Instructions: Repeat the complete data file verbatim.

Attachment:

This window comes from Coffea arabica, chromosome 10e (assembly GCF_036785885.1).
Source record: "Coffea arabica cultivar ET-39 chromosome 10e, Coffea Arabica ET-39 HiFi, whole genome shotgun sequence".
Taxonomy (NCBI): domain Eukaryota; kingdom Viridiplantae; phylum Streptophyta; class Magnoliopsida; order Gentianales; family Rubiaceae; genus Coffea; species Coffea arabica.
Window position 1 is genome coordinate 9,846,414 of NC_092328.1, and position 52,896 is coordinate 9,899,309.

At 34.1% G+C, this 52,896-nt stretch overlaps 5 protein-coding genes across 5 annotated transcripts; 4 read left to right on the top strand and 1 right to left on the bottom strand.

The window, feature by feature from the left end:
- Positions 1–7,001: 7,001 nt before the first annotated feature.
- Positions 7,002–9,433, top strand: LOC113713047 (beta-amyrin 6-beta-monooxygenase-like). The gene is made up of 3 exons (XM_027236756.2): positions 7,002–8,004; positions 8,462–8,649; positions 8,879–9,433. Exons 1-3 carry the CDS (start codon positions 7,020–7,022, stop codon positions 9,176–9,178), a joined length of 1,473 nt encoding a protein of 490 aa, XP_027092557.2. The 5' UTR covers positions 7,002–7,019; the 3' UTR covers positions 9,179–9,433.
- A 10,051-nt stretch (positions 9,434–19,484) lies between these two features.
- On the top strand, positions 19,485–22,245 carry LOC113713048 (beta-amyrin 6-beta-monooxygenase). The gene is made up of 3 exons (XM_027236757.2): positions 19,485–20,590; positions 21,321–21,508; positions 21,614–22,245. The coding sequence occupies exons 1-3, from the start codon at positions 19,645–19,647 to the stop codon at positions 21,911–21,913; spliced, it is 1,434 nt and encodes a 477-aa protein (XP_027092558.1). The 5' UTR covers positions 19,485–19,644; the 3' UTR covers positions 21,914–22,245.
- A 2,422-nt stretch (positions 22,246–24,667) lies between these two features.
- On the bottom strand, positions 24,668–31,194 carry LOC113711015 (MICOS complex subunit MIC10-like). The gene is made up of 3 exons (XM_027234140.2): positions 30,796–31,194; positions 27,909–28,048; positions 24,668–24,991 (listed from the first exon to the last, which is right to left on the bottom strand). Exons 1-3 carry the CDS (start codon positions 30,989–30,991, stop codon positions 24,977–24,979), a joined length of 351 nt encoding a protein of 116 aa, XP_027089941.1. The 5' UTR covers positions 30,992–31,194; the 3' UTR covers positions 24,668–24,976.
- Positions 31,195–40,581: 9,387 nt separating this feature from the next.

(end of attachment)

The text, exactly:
This window comes from Coffea arabica, chromosome 10e (assembly GCF_036785885.1).
Source record: "Coffea arabica cultivar ET-39 chromosome 10e, Coffea Arabica ET-39 HiFi, whole genome shotgun sequence".
Taxonomy (NCBI): domain Eukaryota; kingdom Viridiplantae; phylum Streptophyta; class Magnoliopsida; order Gentianales; family Rubiaceae; genus Coffea; species Coffea arabica.
Window position 1 is genome coordinate 9,846,414 of NC_092328.1, and position 52,896 is coordinate 9,899,309.

At 34.1% G+C, this 52,896-nt stretch overlaps 5 protein-coding genes across 5 annotated transcripts; 4 read left to right on the top strand and 1 right to left on the bottom strand.

The window, feature by feature from the left end:
- Positions 1–7,001: 7,001 nt before the first annotated feature.
- Positions 7,002–9,433, top strand: LOC113713047 (beta-amyrin 6-beta-monooxygenase-like). The gene is made up of 3 exons (XM_027236756.2): positions 7,002–8,004; positions 8,462–8,649; positions 8,879–9,433. Exons 1-3 carry the CDS (start codon positions 7,020–7,022, stop codon positions 9,176–9,178), a joined length of 1,473 nt encoding a protein of 490 aa, XP_027092557.2. The 5' UTR covers positions 7,002–7,019; the 3' UTR covers positions 9,179–9,433.
- A 10,051-nt stretch (positions 9,434–19,484) lies between these two features.
- On the top strand, positions 19,485–22,245 carry LOC113713048 (beta-amyrin 6-beta-monooxygenase). The gene is made up of 3 exons (XM_027236757.2): positions 19,485–20,590; positions 21,321–21,508; positions 21,614–22,245. The coding sequence occupies exons 1-3, from the start codon at positions 19,645–19,647 to the stop codon at positions 21,911–21,913; spliced, it is 1,434 nt and encodes a 477-aa protein (XP_027092558.1). The 5' UTR covers positions 19,485–19,644; the 3' UTR covers positions 21,914–22,245.
- A 2,422-nt stretch (positions 22,246–24,667) lies between these two features.
- On the bottom strand, positions 24,668–31,194 carry LOC113711015 (MICOS complex subunit MIC10-like). The gene is made up of 3 exons (XM_027234140.2): positions 30,796–31,194; positions 27,909–28,048; positions 24,668–24,991 (listed from the first exon to the last, which is right to left on the bottom strand). Exons 1-3 carry the CDS (start codon positions 30,989–30,991, stop codon positions 24,977–24,979), a joined length of 351 nt encoding a protein of 116 aa, XP_027089941.1. The 5' UTR covers positions 30,992–31,194; the 3' UTR covers positions 24,668–24,976.
- Positions 31,195–40,581: 9,387 nt separating this feature from the next.